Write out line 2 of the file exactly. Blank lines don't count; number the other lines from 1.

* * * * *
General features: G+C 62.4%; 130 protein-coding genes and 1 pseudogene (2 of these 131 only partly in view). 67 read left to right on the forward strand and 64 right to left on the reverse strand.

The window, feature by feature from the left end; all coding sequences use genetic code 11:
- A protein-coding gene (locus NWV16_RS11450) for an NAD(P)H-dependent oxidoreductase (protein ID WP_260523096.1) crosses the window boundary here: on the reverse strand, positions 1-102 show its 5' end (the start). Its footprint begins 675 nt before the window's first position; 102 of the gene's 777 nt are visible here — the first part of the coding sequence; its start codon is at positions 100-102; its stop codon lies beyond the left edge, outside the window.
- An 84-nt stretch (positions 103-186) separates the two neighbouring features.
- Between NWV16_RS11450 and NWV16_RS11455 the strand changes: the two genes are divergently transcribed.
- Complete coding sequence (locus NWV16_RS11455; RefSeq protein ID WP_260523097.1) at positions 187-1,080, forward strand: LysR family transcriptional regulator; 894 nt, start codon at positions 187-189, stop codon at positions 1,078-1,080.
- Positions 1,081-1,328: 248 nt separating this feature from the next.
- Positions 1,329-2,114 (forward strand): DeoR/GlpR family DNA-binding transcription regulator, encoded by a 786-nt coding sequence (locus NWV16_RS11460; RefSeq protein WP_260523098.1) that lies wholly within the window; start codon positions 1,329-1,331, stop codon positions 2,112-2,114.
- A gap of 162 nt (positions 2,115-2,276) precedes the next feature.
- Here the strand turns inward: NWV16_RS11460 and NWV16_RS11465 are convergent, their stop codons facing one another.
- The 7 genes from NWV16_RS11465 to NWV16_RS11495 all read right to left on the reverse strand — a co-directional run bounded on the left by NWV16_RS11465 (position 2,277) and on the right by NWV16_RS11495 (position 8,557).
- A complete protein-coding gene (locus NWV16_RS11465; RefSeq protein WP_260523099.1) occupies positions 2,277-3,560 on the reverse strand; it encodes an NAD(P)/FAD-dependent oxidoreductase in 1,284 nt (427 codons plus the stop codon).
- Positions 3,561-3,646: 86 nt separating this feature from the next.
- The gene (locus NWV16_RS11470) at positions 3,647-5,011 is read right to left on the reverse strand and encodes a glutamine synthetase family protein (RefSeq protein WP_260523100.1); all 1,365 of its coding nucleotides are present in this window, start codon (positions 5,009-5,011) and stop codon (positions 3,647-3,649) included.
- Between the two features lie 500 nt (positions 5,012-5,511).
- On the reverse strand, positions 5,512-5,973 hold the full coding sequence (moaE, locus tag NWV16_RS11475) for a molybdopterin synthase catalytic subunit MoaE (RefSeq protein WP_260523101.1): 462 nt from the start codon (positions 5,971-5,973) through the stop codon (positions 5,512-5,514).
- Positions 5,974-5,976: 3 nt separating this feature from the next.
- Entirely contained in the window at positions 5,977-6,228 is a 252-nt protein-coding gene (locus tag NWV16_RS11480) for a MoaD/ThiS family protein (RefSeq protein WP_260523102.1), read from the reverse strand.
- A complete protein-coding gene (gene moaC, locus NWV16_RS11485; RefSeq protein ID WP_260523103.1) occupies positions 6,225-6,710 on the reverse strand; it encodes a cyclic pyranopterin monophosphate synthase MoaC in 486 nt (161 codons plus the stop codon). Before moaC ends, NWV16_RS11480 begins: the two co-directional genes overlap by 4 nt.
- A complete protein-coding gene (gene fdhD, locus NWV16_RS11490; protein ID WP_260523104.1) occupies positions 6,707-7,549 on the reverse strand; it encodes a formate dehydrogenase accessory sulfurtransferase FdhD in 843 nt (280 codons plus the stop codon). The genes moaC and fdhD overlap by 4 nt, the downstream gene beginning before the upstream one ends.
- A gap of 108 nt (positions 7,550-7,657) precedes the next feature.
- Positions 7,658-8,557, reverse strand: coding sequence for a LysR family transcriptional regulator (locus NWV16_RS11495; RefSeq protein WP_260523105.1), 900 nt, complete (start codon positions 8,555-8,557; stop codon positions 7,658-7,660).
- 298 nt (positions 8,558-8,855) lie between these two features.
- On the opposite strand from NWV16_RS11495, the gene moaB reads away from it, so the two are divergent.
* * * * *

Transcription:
The window, feature by feature from the left end; all coding sequences use genetic code 11: